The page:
Proceedings of The Physiological Society

University of Cambridge (2008) Proc Physiol Soc 11, C74

Oral Communications

Quantitative characterization of low-threshold mechanoreceptor inputs to wide dynamic range lamina I spinoparabrachial neurons

D. Andrew1

1. Oral & Maxillofacial Surgery, University of Sheffield School of Clinical Dentistry, Sheffield, United Kingdom.


The cell types that comprise ascending projections from the superficial dorsal horn of the spinal cord are typically modality specific e.g. nociceptive-specific, polymodal nociceptive, thermoreceptive (Craig et al. 2001). However, in monkey and rat a small proportion of projection neurons receive convergent inputs from both low-threshold mechanoreceptors and nociceptors (Bester et al. 2000, Ferrington et al. 1987). These ‘wide dynamic range’ neurons comprise the majority of neurons in pathways from spinal laminae IV and V, but they are rare (ca. 10%) in ascending projections from lamina I. It has been assumed that rapidly-conducting A-fibre (myelinated) afferents provide the low-threshold inputs to wide dynamic range neurons, as these cells typically receive inputs from primary afferents with Aβ conduction velocities. However, myelinated low-threshold mechanoreceptors do not terminate in lamina I (Brown, 1981). One potential source of low-threshold mechanoreceptor input to lamina I projection neurons is C-fibre mechanoreceptors. These fibres terminate heavily in the superficial dorsal horn, and they are preferentially activated by slowly moving stimuli (Valbo et al. 1999), a feature that distinguishes them from myelinated mechanoreceptors. The aim of the present study was to quantitatively characterize the low-threshold inputs to wide dynamic range projection neurons in lamina I of the spinal cord to investigate their source. Experiments were performed on male Sprague-Dawley rats that were anaesthetized with Urethane (1.2g/kg I.P.) and neuromuscularly blocked with Tubocurarine (150μg I.V.). During neuromuscular blockade, anaesthetic depth was considered sufficient if blood pressure and heart rate were stable during noxious stimulation. The activity of single, antidromically identified lamina I spinoparabrachial neurons with hindlimb receptive fields was recorded extracellularly. Wide dynamic range neurons were characterized with graded velocity brushing (6.6 - 126 cm/s) stimuli. Cells were also tested with graded thermal and mechanical stimulation as well as electrical stimulation of peripheral nerve fibres. Nine of 95 lamina I spinoparabrachial neurons were responsive to low- and high-threshold stimuli. All of the neurons had receptive fields that included both glabrous and hairy skin, but low-threshold responses were only evoked from hairy skin. Most neurons showed decreasing responses to increasing brush velocity (n=7), one cell had a flat stimulus-response curve and another showed a U-shaped relationship between discharge and brush velocity. None of the cells studied received inputs from Aβ axons. The present findings suggest that C-fibre mechanoreceptors provide the dominant low-threshold inputs to wide dynamic range neurons in the lamina I spinoparabrachial pathway. As C-fibre mechanoreceptors are thought to be important in affective touch, the lamina I spinoparabrachial pathway may be the projection that relays this information to the brain.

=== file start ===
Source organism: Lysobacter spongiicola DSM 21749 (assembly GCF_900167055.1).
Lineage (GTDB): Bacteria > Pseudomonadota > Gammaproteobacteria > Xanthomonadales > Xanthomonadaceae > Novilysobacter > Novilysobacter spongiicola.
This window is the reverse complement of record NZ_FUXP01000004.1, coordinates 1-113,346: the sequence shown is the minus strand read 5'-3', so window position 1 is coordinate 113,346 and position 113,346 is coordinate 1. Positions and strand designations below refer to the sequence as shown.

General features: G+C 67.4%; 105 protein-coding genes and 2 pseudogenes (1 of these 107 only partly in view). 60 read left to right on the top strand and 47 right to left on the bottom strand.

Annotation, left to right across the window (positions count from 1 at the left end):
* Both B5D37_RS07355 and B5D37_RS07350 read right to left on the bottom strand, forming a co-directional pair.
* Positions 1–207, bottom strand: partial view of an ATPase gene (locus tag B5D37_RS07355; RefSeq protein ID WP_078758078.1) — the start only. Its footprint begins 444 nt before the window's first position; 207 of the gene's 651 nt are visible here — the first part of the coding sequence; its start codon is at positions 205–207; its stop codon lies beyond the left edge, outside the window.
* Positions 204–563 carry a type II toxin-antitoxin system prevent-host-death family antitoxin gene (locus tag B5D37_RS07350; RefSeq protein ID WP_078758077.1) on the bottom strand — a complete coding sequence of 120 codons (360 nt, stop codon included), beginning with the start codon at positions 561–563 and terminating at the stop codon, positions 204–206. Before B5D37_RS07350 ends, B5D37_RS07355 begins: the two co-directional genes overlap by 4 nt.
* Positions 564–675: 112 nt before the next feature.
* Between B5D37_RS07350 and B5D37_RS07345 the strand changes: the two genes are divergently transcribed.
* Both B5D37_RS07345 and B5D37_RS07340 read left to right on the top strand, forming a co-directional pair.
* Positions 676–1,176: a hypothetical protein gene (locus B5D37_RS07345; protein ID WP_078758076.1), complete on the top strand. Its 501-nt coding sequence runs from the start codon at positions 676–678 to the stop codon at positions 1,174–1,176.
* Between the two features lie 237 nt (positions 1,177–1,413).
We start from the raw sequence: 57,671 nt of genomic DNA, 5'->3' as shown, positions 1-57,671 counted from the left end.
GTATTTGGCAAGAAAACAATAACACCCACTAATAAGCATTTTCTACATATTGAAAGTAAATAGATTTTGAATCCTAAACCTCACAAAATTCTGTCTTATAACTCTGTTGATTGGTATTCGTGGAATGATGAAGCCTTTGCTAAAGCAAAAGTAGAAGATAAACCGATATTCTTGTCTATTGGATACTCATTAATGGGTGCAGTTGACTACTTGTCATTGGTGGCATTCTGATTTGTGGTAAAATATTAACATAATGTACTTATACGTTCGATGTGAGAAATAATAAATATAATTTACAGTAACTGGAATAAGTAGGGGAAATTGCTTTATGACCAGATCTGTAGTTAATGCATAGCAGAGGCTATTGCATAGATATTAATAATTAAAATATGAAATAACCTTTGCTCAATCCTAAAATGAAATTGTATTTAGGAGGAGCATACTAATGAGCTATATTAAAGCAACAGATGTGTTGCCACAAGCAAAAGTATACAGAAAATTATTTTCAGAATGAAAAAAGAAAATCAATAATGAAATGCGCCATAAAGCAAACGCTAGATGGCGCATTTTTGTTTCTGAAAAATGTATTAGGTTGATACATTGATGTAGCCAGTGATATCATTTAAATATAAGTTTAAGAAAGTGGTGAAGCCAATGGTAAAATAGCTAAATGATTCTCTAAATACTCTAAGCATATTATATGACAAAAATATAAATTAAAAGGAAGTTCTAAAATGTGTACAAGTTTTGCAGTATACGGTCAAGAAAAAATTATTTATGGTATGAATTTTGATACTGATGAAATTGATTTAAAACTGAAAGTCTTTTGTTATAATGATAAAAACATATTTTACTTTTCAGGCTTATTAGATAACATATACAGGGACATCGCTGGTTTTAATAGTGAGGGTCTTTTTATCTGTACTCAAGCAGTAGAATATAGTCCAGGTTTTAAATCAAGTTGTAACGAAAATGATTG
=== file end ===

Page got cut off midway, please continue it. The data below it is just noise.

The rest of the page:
Where applicable, experiments conform with Society ethical requirements